Der fliegende Holländer – Overture
Violin Concerto in D, Op.77
Symphony No.7 in A, Op.93
Sarah Chang (violin)
Royal Liverpool Philharmonic Orchestra
Sir Charles Mackerras
Reviewed by: Glyn Môn Hughes
Reviewed: 14 January, 2009
Venue: Philharmonic Hall, Liverpool
Musically, 2008 was bound to be a hard act to follow, with some of the world’s greatest names either gracing the stage of Philharmonic Hall or being commissioned to write new pieces for the Royal Liverpool Philharmonic Orchestra during the city’s year as European Capital of Culture.
The start of 2009, however, looked decidedly promising with the first Liverpool appearance of American violinist Sarah Chang playing one of those great monoliths of the musical repertoire – Brahms’s Violin Concerto. She played to a sell-out audience, a legacy of 2008 when Philharmonic audience figures rose by 24 percent.
Sir Charles Mackerras, now 83 and looking frail – a chair was provided on the rostrum should he decide to conduct sitting down – was making his first Liverpool performance since being appointed Conductor Emeritus of the RLPO. His predecessor in this role, Vernon Handley, died in September.
However, this heavily promoted concert seemed to leave people a little perplexed. Here was a note-perfect performance of the Brahms that lacked sparkle, a dazzling demonstration of technique that never really fizzed with excitement. It was time for polite applause rather than ecstatic cheering.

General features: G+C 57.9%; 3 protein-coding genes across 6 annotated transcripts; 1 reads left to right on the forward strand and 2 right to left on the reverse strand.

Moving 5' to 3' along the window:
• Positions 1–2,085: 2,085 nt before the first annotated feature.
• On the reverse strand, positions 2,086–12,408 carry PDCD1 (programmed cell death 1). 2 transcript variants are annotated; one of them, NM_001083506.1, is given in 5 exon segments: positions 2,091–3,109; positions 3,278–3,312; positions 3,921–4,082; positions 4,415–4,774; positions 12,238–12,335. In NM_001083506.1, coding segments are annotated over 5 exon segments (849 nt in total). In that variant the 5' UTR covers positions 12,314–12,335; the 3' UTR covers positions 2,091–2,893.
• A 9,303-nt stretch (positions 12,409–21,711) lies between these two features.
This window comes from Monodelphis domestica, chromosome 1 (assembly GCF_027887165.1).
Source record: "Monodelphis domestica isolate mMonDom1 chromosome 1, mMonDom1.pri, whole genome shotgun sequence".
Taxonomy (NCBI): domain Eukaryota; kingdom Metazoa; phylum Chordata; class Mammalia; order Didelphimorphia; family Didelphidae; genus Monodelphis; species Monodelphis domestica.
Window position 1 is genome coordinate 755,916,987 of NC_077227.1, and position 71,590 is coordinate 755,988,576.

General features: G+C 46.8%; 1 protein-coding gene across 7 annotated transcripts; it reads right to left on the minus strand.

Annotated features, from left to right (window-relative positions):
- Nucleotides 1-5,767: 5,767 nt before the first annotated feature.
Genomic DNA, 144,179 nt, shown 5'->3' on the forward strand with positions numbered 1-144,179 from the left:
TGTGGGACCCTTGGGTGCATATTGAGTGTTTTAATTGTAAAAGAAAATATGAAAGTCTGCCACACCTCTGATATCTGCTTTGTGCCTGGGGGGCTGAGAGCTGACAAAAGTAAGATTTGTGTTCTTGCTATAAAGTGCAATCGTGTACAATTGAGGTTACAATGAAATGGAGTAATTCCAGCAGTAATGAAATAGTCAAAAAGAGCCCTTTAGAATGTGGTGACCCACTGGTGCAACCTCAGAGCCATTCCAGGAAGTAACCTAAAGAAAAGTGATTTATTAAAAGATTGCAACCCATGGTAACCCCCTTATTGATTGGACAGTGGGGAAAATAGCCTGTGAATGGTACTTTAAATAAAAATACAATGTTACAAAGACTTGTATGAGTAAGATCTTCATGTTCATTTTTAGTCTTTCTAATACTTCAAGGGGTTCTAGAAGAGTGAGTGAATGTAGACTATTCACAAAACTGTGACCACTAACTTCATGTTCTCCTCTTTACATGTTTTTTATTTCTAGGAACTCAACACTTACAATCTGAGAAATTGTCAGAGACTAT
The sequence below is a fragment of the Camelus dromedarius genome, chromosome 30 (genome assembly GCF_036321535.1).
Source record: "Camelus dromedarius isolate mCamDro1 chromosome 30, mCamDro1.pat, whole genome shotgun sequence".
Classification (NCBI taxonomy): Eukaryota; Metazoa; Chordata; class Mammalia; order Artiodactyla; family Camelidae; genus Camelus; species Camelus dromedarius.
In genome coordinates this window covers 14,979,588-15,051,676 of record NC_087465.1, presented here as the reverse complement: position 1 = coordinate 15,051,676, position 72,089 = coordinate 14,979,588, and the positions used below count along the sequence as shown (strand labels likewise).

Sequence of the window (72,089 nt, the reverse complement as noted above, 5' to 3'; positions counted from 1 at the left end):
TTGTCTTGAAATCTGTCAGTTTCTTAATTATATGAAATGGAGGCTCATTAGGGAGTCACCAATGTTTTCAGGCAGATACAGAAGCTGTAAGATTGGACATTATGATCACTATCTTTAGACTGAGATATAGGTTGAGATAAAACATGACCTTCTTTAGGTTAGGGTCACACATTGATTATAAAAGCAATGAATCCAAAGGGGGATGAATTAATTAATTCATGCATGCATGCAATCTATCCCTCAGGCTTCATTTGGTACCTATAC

This concerto is a massive conception and the first movement is as draining for the listener as it is for the soloist. Chang certainly put a great deal of energy into the opening Allegro but it often faded away into nothingness – pianissimo taken too far with people only a few rows from the stage complaining that they could not hear her playing. The development section proved a particularly searching episode while the slow movement was something of an emotional roller-coaster – sometimes quite light-hearted, at other times lugubrious, almost sinister. The finale began to see soloist and orchestra really come alive with some assured playing – the only part of the work which saw a real spark.
The Overture to “The Flying Dutchman” showed Mackerras at his best – back in the pit of the opera house: he was, after all, music director of Sadler’s Wells between 1970 and 1977 and Welsh National Opera between 1987 and 1992. He made the piece, which uses most of the large orchestra most of the time, sufficiently varied to maintain added interest beyond the complexities of the Wagner’s musical language. The menacing opening had some fine playing from the horns while the lower strings’ quieter passages were particularly memorable.
A bright and sometimes breathless performance of Beethoven’s Seventh Symphony concluded the concert, the first movement producing some real edge-of-seat playing. The scherzo, too, produced a good deal of excitement as well as some highly subtle moments that faded, almost, to nothing. This was the performance that fired the audience.
- Concert played again on Friday 16 January